An interstate slashing through Latino communities in the name of progress. An air-polluting city truck fleet moved from a “commercially viable” gentrifying neighborhood to a lower-income black neighborhood. In the last few weeks, DC and Denver have been busy showcasing the worst of the 20th century’s development ideas—well into the 2010s.
Denver’s new renewal
In the 1950s and ’60s, a philosophy called “urban renewal” was sweeping the nation. Crumbling inner city areas, went the thinking, simply weren’t worth saving. It was better to just knock everything down and start over.
And that’s exactly what urban planners did all across the country. Block by block, city by city, the wrecking balls moved in and cleared old structures out. What determined their path, however, had much more to do with race than it did with a plan for urban growth.
The homes, businesses, churches, and community centers the planners targeted for renewal were almost exclusively owned by people of color. Many communities organized extensively in the face of this theft, and some won decisive victories. But through the use of eminent domain, American cities seized and destroyed whole communities, with the displaced, undercompensated black and Latino families left in their wake shunted along into newly built public housing facilities.
DC has its own history of this practice, with the destruction of functioning black communities along the southwest waterfront something still being felt today.
Southwest DC in 1939, before the majority black neighborhoods were destroyed
The practice largely petered out in the 1970s and ’80s as community groups honed their resistance tactics, winning more and more victories. But Denver is looking to bring back the bad ol’ days with a new interstate expansion.
In a city that is almost 80 percent white, city planners have targeted several majority Latino neighborhoods on the edge of city limits for destruction. Fifty-six homes and 17 businesses would be razed, and the neighborhoods would be cut down the middle by a full decade of construction.
When community groups filed a complaint alleging disparate impact, the federal government admitted that was the case—but decided it wasn’t enough to force a change in plans. Residents aren’t giving up the fight, however, and you can read more about their efforts here.
DC’s pollution distribution
Unlike Denver’s throwback to another era of racist urban planning, DC’s project is part of a long line of cities putting unwanted goods in black neighborhoods. Residents of majority black Langdon Park in Ward 5 recently learned that Department of Parks and Recreation vehicles will soon be rolling into a new home in their neighborhood.
That was only discovered after neighbors noticed activity at the site and did some online searching. The search revealed a lease agreement for the site—and the fact that the city failed to fulfill its legal requirement for notifying residents. ANC officials, who didn’t receive their requisite 30-day notice, were in the dark.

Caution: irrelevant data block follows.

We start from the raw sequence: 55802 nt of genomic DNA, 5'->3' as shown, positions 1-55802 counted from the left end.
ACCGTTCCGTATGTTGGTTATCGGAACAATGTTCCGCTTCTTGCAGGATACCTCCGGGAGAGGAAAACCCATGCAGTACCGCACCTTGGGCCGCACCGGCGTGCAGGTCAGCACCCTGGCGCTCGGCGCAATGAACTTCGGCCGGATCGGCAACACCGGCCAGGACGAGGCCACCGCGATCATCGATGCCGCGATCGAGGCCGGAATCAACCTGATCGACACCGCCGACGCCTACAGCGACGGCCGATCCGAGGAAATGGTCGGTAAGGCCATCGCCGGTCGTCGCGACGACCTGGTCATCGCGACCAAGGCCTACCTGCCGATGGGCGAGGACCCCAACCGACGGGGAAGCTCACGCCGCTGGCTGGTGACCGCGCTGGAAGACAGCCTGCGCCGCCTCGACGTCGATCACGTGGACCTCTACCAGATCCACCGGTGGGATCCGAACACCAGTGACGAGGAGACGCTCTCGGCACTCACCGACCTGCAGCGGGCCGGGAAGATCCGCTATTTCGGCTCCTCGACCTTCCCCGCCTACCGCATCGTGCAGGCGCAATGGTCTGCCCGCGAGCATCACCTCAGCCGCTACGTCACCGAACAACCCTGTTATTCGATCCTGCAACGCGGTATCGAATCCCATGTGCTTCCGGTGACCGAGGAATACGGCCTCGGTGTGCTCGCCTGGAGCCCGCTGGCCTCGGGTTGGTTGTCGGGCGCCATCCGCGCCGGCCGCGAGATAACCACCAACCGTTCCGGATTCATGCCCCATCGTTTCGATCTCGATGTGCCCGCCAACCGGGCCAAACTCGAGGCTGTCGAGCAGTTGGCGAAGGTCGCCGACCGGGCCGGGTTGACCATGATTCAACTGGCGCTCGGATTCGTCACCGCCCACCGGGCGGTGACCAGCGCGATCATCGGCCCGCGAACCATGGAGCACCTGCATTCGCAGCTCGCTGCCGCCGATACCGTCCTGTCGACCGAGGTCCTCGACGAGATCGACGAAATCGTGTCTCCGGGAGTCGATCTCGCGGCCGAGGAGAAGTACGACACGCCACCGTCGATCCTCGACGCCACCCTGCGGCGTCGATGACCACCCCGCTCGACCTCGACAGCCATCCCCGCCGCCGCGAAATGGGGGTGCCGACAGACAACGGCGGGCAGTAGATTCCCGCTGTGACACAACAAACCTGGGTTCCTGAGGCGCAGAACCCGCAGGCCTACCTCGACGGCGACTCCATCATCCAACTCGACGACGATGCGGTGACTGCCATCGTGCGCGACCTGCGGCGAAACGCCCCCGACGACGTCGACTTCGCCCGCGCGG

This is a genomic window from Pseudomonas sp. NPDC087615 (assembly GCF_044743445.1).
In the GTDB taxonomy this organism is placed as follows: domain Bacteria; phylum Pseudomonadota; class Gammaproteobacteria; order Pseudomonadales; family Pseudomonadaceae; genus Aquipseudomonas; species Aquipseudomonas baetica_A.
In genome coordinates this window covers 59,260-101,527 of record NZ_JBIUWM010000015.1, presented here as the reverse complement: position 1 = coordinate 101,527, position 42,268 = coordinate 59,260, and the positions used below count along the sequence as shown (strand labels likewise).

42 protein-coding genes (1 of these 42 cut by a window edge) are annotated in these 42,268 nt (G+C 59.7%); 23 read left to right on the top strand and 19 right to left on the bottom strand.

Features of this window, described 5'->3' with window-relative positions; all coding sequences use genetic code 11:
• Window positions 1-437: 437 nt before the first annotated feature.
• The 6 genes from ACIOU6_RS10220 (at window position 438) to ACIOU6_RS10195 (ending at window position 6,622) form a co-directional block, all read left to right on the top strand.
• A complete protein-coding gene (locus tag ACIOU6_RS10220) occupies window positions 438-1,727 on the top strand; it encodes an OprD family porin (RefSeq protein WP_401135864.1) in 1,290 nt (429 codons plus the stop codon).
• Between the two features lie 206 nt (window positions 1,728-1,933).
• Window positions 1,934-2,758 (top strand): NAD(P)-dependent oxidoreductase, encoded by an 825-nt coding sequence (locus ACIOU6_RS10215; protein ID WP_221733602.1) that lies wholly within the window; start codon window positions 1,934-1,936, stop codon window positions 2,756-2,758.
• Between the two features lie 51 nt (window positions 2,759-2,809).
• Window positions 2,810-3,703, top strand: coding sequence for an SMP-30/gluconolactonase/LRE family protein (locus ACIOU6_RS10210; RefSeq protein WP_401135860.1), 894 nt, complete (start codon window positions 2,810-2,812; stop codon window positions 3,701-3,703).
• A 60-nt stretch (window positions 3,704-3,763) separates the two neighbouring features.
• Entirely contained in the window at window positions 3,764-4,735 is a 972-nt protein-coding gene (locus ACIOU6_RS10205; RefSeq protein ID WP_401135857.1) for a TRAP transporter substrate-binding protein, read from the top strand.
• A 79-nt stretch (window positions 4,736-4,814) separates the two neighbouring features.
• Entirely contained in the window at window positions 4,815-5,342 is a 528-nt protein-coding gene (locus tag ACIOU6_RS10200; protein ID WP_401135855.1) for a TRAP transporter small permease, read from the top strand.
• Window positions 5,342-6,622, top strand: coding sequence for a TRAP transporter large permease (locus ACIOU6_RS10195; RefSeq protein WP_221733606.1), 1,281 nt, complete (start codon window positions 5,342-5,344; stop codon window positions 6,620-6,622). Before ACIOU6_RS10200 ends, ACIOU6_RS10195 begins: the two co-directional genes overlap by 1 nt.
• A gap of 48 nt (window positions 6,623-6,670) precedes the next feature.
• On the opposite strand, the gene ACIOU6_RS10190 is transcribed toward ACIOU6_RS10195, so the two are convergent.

And Ward 5 Councilmember Kenyan McDuffie learned that he also had been illegally kept out of the loop—after investigating, he found that the Council had already unwittingly approved the city’s plan through a 10-day passive approval period last year.
City officials admit their mistake, but they see no reason the project shouldn’t more forward as planned.
The site’s location is problematic because it adds an unwanted good to an already overburdened population. Ward 5 already contains a hugely disproportionate amount of the city’s industrial sites. What’s more, DC, like most American cities, has asthma rates that largely fall along racial lines—black children are far more likely to have respiratory issues than white children.
The addition of more smog-belching trucks to a majority black area of the city, an area that already has too much air pollution and the asthma rates to match, is the stuff of textbooks on environmental racism.
It comes just a few years after a similar fight in Ivy City, Langdon Park’s Ward 5 neighbor, where then-Mayor Vincent Gray announced plans for a new bus depot in another overburdened majority black neighborhood. Mayor Muriel Bowser killed that plan when she came into office, in a win for local residents.
But now she’s advancing an almost identical project. In explaining their decision to move DCPR from its current location in Shaw, the administration stated that the existing site is simply too “commercially desirable” to house vehicles. The burden, then, is intentionally being shifted from a gentrified neighborhood to one with a majority of people of color.
Jeremy Wilcox, the Langdon Park resident who was the first to find the lease agreement, told the Washington Post what it communicates to the neighborhood on no uncertain terms: “We are a dumping ground—Ward 5 is a dumping ground.”
The methods and the scale might be different, but Denver and DC keep putting unwanted goods on the shoulders of people of color. It’s a game American cities have been playing for far too long.